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Marist Bulletin - Number 82


Brother Théoneste heads the Vocation Ministry Commission

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Brother Lluís Serra

Brother Théoneste Kalisa, 49, is a member of the General Council and President of its Vocation Ministry Commission. He was born in Rugari, Democratic Republic of the Congo, has served as District Superior in his home country, and earned degrees in Cultural Anthropology and Sociology (Kinshasa) and Moral Theology (Rome).

These days, the idea of recruiting vocations must be a tough bone to chew on.
Vocations to the consecrated life have declined to the crisis point. The life of society and Church change very quickly, thus creating a new context for Consecrated Life. Our vocation ministry must be expressed in new and appropriate terms. The image of a bone to chew on is quite appropriate; reality is dry and hard, but it must be taken on resolutely.

The work you do, isn’t it something like marketing, albeit of a spiritual nature?
It’s difficult today to make our life as Consecrated Persons known and appreciated without using marketing terms which have invaded everything and which young people understand better. We borrow these terms to communicate with the young. But, every time we do, we have to dissipate possible misunderstandings and aim at what is essential. Marketing terms are insufficient to express the reality of our vocation, a domain where all is a gift.

What criteria do you use in discerning the vocation of a young man interested in becoming a Brother?
Our young candidate must show sufficient signs of a personal relation with Jesus and generosity in the service of others. However, in this matter we must avoid oversimplifying. The movements of the Spirit in each person are a secret between God and the person himself. Our criteria aim at being clear, but they must be applied with humility.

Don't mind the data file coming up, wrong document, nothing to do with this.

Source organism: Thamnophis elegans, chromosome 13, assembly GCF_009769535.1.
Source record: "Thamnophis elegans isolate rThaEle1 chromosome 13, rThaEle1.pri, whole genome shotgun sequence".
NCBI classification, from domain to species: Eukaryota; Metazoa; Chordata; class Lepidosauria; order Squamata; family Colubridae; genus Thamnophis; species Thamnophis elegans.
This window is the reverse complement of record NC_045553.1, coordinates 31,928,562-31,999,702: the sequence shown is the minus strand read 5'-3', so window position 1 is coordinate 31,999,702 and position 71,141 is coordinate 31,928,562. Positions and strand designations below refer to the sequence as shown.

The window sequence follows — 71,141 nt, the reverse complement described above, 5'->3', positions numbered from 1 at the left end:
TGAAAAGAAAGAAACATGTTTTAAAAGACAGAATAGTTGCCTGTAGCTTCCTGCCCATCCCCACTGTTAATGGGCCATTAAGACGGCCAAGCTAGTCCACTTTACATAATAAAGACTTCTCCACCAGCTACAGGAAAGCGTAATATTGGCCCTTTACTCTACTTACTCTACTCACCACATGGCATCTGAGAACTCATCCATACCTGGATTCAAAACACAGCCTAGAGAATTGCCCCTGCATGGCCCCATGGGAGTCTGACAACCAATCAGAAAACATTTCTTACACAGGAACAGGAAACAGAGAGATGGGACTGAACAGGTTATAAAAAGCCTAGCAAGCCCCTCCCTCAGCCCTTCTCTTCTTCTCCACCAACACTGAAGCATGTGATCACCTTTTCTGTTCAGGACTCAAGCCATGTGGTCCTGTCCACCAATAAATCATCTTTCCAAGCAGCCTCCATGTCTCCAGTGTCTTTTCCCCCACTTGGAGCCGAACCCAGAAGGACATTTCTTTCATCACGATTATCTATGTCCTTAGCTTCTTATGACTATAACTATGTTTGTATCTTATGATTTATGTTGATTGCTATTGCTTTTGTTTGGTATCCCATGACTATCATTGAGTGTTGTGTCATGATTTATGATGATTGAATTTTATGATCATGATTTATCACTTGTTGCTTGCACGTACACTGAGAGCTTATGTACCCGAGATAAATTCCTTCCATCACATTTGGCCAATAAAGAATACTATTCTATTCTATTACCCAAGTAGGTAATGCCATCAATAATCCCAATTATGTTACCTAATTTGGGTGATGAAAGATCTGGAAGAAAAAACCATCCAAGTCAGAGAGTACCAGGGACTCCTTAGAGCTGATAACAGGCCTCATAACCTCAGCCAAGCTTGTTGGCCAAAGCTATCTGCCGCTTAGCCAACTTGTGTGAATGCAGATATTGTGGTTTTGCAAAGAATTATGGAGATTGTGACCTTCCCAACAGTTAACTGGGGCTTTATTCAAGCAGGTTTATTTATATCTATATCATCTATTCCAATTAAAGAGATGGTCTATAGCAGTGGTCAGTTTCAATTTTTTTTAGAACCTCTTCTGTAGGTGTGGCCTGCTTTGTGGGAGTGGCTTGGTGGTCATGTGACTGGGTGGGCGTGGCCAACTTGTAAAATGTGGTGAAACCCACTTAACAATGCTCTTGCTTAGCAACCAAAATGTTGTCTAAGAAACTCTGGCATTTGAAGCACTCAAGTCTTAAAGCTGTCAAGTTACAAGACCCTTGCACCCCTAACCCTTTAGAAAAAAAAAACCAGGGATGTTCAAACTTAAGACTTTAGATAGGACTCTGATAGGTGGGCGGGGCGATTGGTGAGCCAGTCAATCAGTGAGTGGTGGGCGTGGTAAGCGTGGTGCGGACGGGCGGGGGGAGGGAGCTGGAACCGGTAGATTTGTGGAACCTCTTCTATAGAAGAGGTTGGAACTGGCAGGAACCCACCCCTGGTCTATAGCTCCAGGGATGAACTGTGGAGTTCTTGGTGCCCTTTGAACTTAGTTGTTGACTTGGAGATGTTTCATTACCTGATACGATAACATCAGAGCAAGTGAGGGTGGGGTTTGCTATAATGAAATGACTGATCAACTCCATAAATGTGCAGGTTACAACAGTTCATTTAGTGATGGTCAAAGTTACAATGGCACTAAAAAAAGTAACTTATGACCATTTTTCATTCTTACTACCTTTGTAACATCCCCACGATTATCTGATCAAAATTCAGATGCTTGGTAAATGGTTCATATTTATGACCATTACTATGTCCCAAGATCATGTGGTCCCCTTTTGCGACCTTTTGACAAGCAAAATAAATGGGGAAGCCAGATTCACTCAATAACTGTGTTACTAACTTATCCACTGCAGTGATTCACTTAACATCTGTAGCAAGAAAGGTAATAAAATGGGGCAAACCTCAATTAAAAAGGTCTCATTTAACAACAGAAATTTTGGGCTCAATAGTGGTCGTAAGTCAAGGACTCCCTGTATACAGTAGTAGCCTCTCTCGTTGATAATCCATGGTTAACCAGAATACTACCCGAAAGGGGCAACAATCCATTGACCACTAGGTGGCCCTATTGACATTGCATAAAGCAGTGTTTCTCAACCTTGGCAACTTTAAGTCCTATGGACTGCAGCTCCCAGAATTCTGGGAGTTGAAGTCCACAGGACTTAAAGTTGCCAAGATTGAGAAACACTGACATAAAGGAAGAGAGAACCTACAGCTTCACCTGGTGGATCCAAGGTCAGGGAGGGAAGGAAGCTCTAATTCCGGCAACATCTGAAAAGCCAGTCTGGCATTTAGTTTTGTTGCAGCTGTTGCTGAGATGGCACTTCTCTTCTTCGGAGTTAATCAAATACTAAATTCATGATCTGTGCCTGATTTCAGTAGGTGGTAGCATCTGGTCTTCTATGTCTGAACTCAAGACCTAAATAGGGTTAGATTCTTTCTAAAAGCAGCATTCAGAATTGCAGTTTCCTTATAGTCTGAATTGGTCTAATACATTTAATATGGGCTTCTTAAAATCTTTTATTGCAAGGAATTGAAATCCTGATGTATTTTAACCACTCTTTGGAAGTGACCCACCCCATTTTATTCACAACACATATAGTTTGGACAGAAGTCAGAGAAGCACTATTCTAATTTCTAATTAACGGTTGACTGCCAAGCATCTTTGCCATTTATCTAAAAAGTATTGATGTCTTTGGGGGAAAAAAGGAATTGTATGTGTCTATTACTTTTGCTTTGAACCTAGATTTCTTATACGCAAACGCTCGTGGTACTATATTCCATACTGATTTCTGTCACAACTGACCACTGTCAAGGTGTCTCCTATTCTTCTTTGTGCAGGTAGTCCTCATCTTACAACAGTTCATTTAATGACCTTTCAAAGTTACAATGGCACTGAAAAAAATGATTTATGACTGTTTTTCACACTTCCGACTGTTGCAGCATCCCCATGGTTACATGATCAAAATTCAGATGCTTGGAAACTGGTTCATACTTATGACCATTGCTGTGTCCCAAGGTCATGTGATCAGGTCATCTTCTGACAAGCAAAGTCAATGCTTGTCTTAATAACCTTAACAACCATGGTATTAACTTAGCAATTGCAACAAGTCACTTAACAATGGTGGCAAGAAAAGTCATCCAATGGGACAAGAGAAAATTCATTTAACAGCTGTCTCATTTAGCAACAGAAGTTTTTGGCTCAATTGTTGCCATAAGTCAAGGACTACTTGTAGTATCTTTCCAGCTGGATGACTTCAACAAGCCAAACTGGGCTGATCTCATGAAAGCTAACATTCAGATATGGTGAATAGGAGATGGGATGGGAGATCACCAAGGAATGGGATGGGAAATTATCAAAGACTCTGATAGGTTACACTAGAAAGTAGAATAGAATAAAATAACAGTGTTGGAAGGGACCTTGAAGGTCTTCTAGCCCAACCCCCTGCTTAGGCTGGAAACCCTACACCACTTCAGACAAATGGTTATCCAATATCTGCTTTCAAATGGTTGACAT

What is the so-called vocation crisis all about?
What is seen are the reduced numbers of professions and the massive numbers of departures. But reality is multiple and complex. Secularization and its consequences are a fact. The phenomenon of sects is a fact. The crisis in the family and the smaller number of children are a fact. Let’s also point to the crisis inside religious families.

Is there reason for optimism?
Yes. Young people today show a deep interest in the basis of Consecrated Life. On the one hand, the person of Jesus fascinates them – they talk about him and want to know more. On the other, they want to serve others, especially those most in need. Let’s note also that in certain parts of the Institute the number of Brothers is growing.

What topics will your commission be looking into?
The Commission will reflect on our new fields of apostolate and will try to contribute to responding to urgent situations. Our themes will be: Exchanges on vocation ministry in the Institute, Formation of the Brothers in charge of vocations, direct Invitation as a means of recruiting, and Accompaniment in the Marist vocation.

(FMS Marist Echo Maristes 43, March 2003)

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